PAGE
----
Discussions about software design are sometimes started with attempts at justification: "Why should we do this?", "What are the benefits?" "What is the purpose?" I think this is a great way to start because downstream decisions (e.g. when you are choosing between design patterns) can often be guided by
Dependency injection has become a relatively common concept to ask during technical interviews. While it is the generally accepted best practice in modern PHP development, it seems terribly little understood beyond the provisions exposed by 3rd party libraries and frameworks. Perhaps the most common explanation of DI (dependency injection) is
Interfaces and exceptions have some synergy going on about them. Recently, I have been employing exceptions to preserve (meaningful) interfaces and redirect control back to the calling context. It is surprisingly elegant — at least compared to some alternatives.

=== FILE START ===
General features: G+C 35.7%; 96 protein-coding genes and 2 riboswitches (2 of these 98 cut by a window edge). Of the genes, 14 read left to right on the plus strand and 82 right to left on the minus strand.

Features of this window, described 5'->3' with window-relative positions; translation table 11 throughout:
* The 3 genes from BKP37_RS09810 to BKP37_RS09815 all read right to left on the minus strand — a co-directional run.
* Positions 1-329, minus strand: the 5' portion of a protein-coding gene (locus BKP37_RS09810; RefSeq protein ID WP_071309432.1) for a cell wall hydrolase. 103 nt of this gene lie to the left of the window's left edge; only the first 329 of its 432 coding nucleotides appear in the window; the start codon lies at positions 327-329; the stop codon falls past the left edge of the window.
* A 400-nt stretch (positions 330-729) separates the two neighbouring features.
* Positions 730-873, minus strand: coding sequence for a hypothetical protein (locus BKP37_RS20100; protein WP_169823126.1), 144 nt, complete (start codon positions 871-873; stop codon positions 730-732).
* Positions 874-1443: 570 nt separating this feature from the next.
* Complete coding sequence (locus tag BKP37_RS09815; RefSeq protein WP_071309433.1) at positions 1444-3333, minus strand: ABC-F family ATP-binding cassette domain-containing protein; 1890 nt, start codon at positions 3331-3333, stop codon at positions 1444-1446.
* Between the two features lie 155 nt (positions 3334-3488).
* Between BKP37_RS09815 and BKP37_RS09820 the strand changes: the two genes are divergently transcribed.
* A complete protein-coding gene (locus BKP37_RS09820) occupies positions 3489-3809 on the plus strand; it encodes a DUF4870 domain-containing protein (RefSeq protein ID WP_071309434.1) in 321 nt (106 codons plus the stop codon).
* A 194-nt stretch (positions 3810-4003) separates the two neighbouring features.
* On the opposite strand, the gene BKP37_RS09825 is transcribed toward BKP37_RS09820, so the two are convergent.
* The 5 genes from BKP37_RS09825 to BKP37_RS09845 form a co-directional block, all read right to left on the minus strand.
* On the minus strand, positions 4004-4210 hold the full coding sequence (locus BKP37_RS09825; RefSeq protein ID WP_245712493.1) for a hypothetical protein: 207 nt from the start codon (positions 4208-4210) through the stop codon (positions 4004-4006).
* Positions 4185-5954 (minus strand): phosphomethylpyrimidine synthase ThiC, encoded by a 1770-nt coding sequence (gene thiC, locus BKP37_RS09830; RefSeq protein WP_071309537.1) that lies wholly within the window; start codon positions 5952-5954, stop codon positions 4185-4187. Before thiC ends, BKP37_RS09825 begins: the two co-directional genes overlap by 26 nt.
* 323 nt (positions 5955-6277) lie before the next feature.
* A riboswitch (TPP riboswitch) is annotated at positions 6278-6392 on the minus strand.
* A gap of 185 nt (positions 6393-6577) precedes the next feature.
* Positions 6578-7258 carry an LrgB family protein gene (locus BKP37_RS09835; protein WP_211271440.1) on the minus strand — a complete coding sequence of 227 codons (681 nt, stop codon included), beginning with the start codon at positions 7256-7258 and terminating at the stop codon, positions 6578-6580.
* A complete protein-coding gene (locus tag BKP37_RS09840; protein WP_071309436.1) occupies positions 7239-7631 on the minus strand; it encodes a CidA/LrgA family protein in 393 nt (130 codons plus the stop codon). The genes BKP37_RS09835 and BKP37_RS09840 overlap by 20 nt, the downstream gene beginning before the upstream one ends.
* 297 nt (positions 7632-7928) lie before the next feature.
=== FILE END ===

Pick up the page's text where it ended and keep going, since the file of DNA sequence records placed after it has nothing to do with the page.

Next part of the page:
While PHP has made incredible progress in recent years, it continues to suffer ill repute. Some have even taken the extreme road of leaving PHP due to the bad rap alone. As of StackOverflow's Annual Developer Survey for 2020, PHP still ranks high among the languages programmers most want to stop
Despite being at the receiving end of bug reports, programmers are generally poor authors of bug reports as well. This came as a surprise to me as I worked with programmers of varying experiences. How could programmers themselves not know how to author an effective bug report?